A posting to newsgroups soc.culture.arabic from: Michael Sells on Fri, 28 May 93 13:12:36 GMT. (See complete header at the end of this file.)

An now for something a little different . . .

I present a translation of the great poem of Mukhabbal from the
collection of ancient Arabian poetry known as the Mufaddaliyat.  This is
a short ode or Qasida, with--in my view--an astonishingly powerful three
movments of remembrance of the beloved, journey, and boast (fakhr). 

I translate each Arabic line (bayt) into an English stanza.  The
intricate Arabic meter and rhyme cannot be duplicated in English without
a sense of artificiality.  The cadence of the Arabic is due to the play
of meter against the syntax.  I have tried to recreate a parallel cadence
through a play of syntax against line breaks.

This translation is from the new book:  Mustansir Mir, editor, The
Literary Heritage of Classical Islam (Princeton: Darwin Press, 1992).  In
that volume, there is also an analysis of the symbolism and poetics of
Mukhabbal's poem.  But for the Net, I just wanted to offer a taste of
what has been rightfully called "the cascading magnificence" of early
Arabic poetry. 

It is my view that one of the reasons Middle Eastern Islamic Cultures are
so poorly understood in the West is that the intricate and sophisticate
poetic traditions, that are so important to Arabic, Persian, Turkish, and
Urdu cultures, are very poorly known in Western Society.  The nuance,
beauty, suppleness, dissent, surprise, and multi-dimensionality of the
culture is grounded in the poetry, and when the poetry is lost, the
picture of the culture is flattened and turns toward stereotype. 

!He Remembered Rab!b!


"The Shades of Death Would Track Me Down"

By Al-Mukh!bbal of the Sa`d ibn Zayd-Manat of Tamim (6-7th century C.E.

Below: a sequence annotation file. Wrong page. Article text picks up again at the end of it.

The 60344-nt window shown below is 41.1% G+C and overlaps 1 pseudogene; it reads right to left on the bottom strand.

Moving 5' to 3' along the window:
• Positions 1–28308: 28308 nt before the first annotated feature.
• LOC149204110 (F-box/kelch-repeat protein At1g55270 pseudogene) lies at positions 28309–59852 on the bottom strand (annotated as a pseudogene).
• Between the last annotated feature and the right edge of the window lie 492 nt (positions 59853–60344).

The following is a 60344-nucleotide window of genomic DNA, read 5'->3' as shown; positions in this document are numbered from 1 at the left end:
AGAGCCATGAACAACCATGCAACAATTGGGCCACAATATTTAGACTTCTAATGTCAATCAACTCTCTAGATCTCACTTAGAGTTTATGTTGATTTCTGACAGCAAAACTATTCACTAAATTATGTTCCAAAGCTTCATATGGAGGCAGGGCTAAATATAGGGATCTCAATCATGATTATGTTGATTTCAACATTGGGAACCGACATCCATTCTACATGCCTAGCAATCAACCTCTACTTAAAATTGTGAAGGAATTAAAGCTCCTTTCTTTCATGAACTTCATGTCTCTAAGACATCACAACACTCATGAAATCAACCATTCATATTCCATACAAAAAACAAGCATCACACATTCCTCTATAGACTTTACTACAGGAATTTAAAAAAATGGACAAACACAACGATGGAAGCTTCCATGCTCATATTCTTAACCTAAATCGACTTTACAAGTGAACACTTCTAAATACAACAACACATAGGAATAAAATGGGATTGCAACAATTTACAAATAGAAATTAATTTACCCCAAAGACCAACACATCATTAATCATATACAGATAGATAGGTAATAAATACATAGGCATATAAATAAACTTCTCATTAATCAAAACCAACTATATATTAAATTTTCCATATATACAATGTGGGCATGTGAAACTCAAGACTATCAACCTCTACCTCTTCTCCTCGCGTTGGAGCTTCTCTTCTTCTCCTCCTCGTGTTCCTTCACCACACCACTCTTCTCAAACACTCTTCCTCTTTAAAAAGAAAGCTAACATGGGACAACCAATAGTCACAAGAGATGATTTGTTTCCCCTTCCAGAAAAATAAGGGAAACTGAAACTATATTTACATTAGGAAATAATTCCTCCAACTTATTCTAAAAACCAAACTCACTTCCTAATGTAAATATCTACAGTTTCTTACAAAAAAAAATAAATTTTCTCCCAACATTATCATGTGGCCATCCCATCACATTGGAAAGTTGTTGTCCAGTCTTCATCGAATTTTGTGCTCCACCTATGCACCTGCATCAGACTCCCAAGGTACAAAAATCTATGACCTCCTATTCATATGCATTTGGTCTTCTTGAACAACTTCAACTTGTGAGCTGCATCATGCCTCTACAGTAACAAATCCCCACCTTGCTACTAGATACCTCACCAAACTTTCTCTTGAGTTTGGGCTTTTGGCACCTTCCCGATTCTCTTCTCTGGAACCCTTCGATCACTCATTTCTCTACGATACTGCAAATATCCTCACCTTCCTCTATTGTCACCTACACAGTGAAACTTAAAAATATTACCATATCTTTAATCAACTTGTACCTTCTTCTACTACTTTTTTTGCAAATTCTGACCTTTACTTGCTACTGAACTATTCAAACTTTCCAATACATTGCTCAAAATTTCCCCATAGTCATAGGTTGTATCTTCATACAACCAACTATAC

Translated by Michael A. Sells

[A Qasida in pre-Islamic style consisting of three sections: (1) the
remembrance of the lost beloved, Rabab, appearance of her phantom
(khayal), and the evocation of the traces of her abandoned campsite
(atlal); (2) the journey, with the naqa (camel mare) tableau; and (3) the
boast (fakhr), with the criticisms of the blamer (`adhila) and the poet!s

[The remembrance of the beloved and a depiction of the lost beloved that
shades, symolically, into an evocation of the lost garden]

			He remembered Rab!b.
				Memory of her was sickness.
			He was young again.
				He didn!t know.

					When her phantom came round
				my eye stung
					along the tear lines
				and began to water,

			from a necklace
				poorly strung.

					I make out a dwelling there,
					amid the pools of Sidan,
				traces unfaded,

			Ashes, cold,
				banked and sheltered 
			from the winds
				by blackened hearthstones,

					Ruins of a flood-break,
				stone walls 
					broken in
				and broken down,

			As if what the side winds
				and rains had left
			there on the empty yards
				were a tattoo,

					Where doe-oryx pasture,
				following along toward water,
				on brown-backs mingled, 
			With oryx fawns
				and gazelle fawns,
			around her tracings,
				like kids and lambs.		
					Rab!b might have alighted,
				with an advance guard, 
				to ward off enemies,

			There where the torrent beds	
				are unfaded,		
			at Lost Place, 
				Bend of the Trail, and Zukhm.

					Graceful as a rush of papyrus,
				beauty comes to her
					before others,
				and she grows into it early.

			She reveals to you 
				a delicate face 									
			paper smooth,